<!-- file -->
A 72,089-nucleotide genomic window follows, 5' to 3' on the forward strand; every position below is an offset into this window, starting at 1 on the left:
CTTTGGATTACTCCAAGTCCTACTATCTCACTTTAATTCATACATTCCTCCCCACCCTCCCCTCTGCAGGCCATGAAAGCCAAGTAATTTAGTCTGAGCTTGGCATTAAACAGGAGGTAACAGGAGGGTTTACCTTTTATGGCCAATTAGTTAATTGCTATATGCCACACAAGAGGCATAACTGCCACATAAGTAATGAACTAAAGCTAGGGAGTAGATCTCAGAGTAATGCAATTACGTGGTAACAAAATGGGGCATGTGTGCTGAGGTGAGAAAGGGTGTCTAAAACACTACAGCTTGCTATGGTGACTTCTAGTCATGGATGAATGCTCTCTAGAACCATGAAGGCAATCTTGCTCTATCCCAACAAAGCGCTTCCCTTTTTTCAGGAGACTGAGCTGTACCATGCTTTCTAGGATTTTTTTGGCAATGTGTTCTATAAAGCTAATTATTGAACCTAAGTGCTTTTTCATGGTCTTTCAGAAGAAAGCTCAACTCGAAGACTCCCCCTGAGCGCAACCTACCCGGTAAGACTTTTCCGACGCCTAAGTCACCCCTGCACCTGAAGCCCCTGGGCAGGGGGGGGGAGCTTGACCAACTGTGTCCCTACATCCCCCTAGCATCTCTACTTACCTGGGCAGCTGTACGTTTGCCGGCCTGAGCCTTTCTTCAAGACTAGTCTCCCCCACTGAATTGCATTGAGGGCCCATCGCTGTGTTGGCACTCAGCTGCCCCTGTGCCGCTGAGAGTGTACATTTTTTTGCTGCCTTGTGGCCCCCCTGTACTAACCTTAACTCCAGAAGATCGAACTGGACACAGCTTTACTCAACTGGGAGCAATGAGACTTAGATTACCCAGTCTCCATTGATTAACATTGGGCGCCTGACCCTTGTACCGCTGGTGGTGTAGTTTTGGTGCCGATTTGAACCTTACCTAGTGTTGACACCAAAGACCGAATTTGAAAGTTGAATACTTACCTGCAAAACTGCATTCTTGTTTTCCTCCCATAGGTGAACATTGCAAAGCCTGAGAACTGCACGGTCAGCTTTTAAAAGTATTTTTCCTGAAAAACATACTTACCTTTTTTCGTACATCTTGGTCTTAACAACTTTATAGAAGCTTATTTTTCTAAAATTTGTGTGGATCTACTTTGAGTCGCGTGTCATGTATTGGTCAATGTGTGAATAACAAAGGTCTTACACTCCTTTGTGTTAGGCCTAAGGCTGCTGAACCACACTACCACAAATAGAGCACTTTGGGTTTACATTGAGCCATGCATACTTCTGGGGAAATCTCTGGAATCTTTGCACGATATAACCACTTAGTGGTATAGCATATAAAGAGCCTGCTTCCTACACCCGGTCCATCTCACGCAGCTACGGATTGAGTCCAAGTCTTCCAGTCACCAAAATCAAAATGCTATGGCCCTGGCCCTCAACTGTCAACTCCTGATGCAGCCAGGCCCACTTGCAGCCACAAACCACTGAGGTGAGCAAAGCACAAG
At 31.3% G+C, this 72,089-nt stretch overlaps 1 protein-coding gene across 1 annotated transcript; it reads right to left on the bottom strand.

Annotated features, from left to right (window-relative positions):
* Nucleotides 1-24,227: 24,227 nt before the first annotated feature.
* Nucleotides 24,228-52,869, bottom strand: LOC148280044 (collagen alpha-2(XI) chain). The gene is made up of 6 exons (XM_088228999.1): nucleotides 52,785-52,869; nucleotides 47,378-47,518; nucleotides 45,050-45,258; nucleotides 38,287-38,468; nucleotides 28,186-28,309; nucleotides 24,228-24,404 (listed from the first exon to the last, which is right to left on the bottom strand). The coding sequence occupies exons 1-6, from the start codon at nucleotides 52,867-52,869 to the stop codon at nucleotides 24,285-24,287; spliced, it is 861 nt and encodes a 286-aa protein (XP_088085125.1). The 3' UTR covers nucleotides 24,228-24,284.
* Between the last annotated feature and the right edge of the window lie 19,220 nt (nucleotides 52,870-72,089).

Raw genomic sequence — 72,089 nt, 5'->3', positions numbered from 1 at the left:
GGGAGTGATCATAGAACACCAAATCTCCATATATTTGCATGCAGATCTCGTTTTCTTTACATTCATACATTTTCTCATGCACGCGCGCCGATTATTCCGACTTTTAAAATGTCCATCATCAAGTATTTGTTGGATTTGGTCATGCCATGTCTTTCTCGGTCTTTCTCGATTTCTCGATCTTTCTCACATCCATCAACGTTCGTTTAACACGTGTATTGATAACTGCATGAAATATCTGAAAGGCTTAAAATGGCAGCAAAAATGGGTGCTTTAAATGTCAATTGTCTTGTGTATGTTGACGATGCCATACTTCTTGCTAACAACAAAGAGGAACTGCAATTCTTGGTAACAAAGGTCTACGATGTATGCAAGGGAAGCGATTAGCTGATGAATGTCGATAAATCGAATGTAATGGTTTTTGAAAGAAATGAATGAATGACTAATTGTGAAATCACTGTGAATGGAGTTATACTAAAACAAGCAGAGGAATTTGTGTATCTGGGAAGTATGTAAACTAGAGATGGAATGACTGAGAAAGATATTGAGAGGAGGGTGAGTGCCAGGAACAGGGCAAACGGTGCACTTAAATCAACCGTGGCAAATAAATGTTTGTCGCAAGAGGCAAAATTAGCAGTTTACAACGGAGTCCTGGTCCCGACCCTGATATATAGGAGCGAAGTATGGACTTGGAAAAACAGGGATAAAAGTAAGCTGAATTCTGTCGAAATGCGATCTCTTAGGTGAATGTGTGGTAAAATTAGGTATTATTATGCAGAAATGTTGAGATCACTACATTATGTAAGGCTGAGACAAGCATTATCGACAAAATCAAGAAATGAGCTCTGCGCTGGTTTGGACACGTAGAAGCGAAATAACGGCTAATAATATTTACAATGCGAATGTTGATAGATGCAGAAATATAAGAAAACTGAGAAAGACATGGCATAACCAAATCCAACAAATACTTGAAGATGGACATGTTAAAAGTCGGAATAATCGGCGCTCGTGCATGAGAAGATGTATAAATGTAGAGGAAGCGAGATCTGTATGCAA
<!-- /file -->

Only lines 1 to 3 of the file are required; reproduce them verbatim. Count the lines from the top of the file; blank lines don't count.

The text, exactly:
A 72,089-nucleotide genomic window follows, 5' to 3' on the forward strand; every position below is an offset into this window, starting at 1 on the left:
CTTTGGATTACTCCAAGTCCTACTATCTCACTTTAATTCATACATTCCTCCCCACCCTCCCCTCTGCAGGCCATGAAAGCCAAGTAATTTAGTCTGAGCTTGGCATTAAACAGGAGGTAACAGGAGGGTTTACCTTTTATGGCCAATTAGTTAATTGCTATATGCCACACAAGAGGCATAACTGCCACATAAGTAATGAACTAAAGCTAGGGAGTAGATCTCAGAGTAATGCAATTACGTGGTAACAAAATGGGGCATGTGTGCTGAGGTGAGAAAGGGTGTCTAAAACACTACAGCTTGCTATGGTGACTTCTAGTCATGGATGAATGCTCTCTAGAACCATGAAGGCAATCTTGCTCTATCCCAACAAAGCGCTTCCCTTTTTTCAGGAGACTGAGCTGTACCATGCTTTCTAGGATTTTTTTGGCAATGTGTTCTATAAAGCTAATTATTGAACCTAAGTGCTTTTTCATGGTCTTTCAGAAGAAAGCTCAACTCGAAGACTCCCCCTGAGCGCAACCTACCCGGTAAGACTTTTCCGACGCCTAAGTCACCCCTGCACCTGAAGCCCCTGGGCAGGGGGGGGGAGCTTGACCAACTGTGTCCCTACATCCCCCTAGCATCTCTACTTACCTGGGCAGCTGTACGTTTGCCGGCCTGAGCCTTTCTTCAAGACTAGTCTCCCCCACTGAATTGCATTGAGGGCCCATCGCTGTGTTGGCACTCAGCTGCCCCTGTGCCGCTGAGAGTGTACATTTTTTTGCTGCCTTGTGGCCCCCCTGTACTAACCTTAACTCCAGAAGATCGAACTGGACACAGCTTTACTCAACTGGGAGCAATGAGACTTAGATTACCCAGTCTCCATTGATTAACATTGGGCGCCTGACCCTTGTACCGCTGGTGGTGTAGTTTTGGTGCCGATTTGAACCTTACCTAGTGTTGACACCAAAGACCGAATTTGAAAGTTGAATACTTACCTGCAAAACTGCATTCTTGTTTTCCTCCCATAGGTGAACATTGCAAAGCCTGAGAACTGCACGGTCAGCTTTTAAAAGTATTTTTCCTGAAAAACATACTTACCTTTTTTCGTACATCTTGGTCTTAACAACTTTATAGAAGCTTATTTTTCTAAAATTTGTGTGGATCTACTTTGAGTCGCGTGTCATGTATTGGTCAATGTGTGAATAACAAAGGTCTTACACTCCTTTGTGTTAGGCCTAAGGCTGCTGAACCACACTACCACAAATAGAGCACTTTGGGTTTACATTGAGCCATGCATACTTCTGGGGAAATCTCTGGAATCTTTGCACGATATAACCACTTAGTGGTATAGCATATAAAGAGCCTGCTTCCTACACCCGGTCCATCTCACGCAGCTACGGATTGAGTCCAAGTCTTCCAGTCACCAAAATCAAAATGCTATGGCCCTGGCCCTCAACTGTCAACTCCTGATGCAGCCAGGCCCACTTGCAGCCACAAACCACTGAGGTGAGCAAAGCACAAG
At 31.3% G+C, this 72,089-nt stretch overlaps 1 protein-coding gene across 1 annotated transcript; it reads right to left on the bottom strand.